Title: ECG Changes in Thyroid Dysfunction in Diabetes Mellitus
Authors: Anoop Kumar, Rakesh Kumar, Darshan Mehra, Ankit Chaturvedi, Mahendra Sharma
Introduction: Thyroid disorder and DM are the two most common endocrine disorders encountered in clinical practice which have been shown to mutually influence each other and relationship between both the conditions had long been reported. A certain ECG changes have been recognized in thyroid disorder. this study conducted to see the relation of Thyroid gland with diabetes mellitus in already diagnosed diabetic patients.
Aim: To see the relation of Thyroid gland with diabetes mellitus in already diagnosed diabetic patients.
Material and Methods: A cross sectional study conducted in Rohilkhand Medical College and Hospital, Bareilly to see the relation of Thyroid gland with diabetes mellitus in already diagnosed diabetic patients. Total 130 Diabetes mellitus patients, 7 patients (5.4%) had T1DM and 123 patients (94.6%) had T2DM selected purposively for the study [Table 2].A patients were undergone to check the status of thyroid hormone, along with ECG. The data was collected and stastastically analyzed.
Results: Mean age of the all patients were 49.20 ± 13.2 years. The most common clinical signs are a narrowed pulse pressure, diastolic hypertension, low cardiac output, reduced EF impaired diastolic function and bradycardia. Overt hypothyroidism is associated with accelerated atherosclerosis and CAD due to hypercholesterolemia and diastolic hypertension. 34% of hypothyroidism showed significant ST‑T ECG changes with angina and CAD on subsequent investigation. Reduced EF and diastolic dysfunction were also significant in this study. In hyperthyroidism, sinus tachycardia, AF, wide pulse pressure, dyspnoea on exertion, exercise intolerance are common. Increased LV mass due to sustained volume overload with resultant cardiac work occurs in hyperthyroidism. This may cause ST‑T ECG changes due to LV strain. In this study, sinus tachycardia was the commonest ECG finding (61%), LV chamber hypertrophy was the second common abnormality (43%). ST‑T ECG changes are due to LV strain occurs in 21% of cases of hyperthyroidism.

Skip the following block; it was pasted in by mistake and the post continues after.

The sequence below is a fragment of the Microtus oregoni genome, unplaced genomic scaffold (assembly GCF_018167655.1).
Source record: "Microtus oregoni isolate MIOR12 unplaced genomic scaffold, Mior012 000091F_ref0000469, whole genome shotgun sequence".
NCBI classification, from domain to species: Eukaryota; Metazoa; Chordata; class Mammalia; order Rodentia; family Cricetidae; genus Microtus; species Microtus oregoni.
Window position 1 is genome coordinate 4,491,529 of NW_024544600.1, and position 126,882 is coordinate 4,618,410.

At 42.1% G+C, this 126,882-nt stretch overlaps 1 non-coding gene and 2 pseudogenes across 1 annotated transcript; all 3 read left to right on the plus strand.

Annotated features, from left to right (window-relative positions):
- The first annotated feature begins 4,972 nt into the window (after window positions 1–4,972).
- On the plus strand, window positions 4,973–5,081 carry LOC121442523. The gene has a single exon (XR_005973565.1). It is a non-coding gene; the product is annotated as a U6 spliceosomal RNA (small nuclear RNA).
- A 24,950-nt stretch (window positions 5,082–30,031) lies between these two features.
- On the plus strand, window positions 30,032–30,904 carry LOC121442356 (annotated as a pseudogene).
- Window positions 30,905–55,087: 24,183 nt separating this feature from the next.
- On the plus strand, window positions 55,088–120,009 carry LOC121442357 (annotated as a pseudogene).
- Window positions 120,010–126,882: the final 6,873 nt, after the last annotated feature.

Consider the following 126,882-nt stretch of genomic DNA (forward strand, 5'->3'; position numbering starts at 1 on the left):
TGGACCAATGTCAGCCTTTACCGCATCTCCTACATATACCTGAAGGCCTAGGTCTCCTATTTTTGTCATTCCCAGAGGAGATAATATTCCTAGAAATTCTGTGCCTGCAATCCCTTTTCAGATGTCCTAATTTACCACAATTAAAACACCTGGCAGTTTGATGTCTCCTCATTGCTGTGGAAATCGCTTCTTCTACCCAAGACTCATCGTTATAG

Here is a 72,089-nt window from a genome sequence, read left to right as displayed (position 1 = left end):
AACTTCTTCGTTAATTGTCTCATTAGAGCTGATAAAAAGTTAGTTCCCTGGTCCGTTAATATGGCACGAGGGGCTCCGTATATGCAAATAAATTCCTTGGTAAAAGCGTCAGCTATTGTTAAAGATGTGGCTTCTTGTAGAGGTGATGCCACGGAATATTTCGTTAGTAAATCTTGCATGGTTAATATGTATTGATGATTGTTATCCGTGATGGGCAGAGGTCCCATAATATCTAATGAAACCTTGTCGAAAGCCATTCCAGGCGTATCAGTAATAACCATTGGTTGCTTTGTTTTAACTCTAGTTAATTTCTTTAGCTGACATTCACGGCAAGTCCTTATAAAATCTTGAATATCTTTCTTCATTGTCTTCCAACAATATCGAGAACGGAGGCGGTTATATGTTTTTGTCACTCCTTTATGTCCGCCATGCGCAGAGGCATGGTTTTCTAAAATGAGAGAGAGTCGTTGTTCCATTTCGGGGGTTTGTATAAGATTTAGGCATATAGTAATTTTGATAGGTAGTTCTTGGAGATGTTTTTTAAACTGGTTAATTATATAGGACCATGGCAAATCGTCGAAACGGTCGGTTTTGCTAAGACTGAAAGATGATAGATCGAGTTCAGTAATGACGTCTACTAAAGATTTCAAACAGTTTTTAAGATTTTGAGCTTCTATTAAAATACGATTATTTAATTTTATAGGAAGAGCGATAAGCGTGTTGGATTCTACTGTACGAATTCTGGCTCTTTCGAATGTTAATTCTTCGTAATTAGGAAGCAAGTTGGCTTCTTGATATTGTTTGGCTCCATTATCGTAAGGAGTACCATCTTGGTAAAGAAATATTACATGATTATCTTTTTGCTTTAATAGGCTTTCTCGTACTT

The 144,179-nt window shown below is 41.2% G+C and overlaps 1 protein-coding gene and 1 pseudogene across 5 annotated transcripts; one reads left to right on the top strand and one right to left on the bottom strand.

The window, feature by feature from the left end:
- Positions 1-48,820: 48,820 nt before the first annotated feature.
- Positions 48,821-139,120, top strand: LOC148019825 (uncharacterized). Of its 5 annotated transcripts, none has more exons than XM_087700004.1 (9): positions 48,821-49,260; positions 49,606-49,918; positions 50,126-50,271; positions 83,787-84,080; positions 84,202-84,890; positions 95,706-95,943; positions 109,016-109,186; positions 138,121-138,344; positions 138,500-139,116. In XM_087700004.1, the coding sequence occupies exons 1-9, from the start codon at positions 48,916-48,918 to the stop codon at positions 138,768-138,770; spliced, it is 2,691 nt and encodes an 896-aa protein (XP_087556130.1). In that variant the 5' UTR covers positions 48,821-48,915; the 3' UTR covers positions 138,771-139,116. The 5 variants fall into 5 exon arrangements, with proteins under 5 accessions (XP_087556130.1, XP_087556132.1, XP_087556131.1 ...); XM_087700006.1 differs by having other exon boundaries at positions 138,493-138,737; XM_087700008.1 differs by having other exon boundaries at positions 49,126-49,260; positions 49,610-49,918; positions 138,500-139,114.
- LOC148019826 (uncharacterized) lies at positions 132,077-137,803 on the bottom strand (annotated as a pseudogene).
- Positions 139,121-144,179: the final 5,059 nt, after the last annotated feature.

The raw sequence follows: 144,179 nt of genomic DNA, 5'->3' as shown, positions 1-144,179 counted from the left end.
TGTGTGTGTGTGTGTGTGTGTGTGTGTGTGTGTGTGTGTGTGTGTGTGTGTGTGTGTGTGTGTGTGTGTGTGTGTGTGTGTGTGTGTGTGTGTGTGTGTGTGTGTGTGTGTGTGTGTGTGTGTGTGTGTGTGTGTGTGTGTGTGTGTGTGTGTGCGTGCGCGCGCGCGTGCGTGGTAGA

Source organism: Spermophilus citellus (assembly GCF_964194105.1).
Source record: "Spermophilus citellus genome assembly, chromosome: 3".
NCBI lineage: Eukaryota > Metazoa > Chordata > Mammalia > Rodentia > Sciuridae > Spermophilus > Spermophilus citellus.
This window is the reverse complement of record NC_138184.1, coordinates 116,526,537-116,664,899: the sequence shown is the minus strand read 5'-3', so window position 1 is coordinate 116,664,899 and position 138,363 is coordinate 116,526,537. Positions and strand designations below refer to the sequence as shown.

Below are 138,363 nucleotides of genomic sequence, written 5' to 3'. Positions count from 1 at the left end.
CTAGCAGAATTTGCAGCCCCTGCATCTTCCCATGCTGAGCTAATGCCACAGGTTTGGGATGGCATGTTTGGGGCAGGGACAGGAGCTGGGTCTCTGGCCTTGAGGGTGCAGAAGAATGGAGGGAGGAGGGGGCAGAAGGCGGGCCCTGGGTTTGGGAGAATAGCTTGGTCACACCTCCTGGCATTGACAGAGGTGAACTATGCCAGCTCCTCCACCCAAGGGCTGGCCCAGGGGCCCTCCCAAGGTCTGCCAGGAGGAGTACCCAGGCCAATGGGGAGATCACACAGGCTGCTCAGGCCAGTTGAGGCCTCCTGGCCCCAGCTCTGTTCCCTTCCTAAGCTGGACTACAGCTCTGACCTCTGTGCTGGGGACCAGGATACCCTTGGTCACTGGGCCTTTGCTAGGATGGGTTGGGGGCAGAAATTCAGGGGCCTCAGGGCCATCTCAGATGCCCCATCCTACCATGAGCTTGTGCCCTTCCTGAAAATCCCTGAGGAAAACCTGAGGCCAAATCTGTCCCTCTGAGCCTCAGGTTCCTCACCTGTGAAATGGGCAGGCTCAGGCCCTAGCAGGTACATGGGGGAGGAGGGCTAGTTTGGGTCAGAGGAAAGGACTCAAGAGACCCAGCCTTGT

Conclusions: Horizontal ST- segment depression of 1mm or more 0.08 s from the J- point with T- wave inversion was the ECG finding in 15 hypothyroidism; 3 in anterior LV wall leads, 4 in inferolateral LV wall leads. 10 hypothyroidism has sinus bradycardia in ECG , being the second commonest ECG abnormality. All hypothyroidism with ST- T changes had stable angina. The present study findings are in conformity with earlier studies. Sinus tachycardia was the commonest ECG finding in the hyperthyroidism 6(40%);LV hypertrophy 3 (20%); prolonged Q-Tc interval 2(13.3%); LV strain(ST-T changes), Atrial fibrillation, Atrial ectopics and Ventricular ectopics 1(6.7%).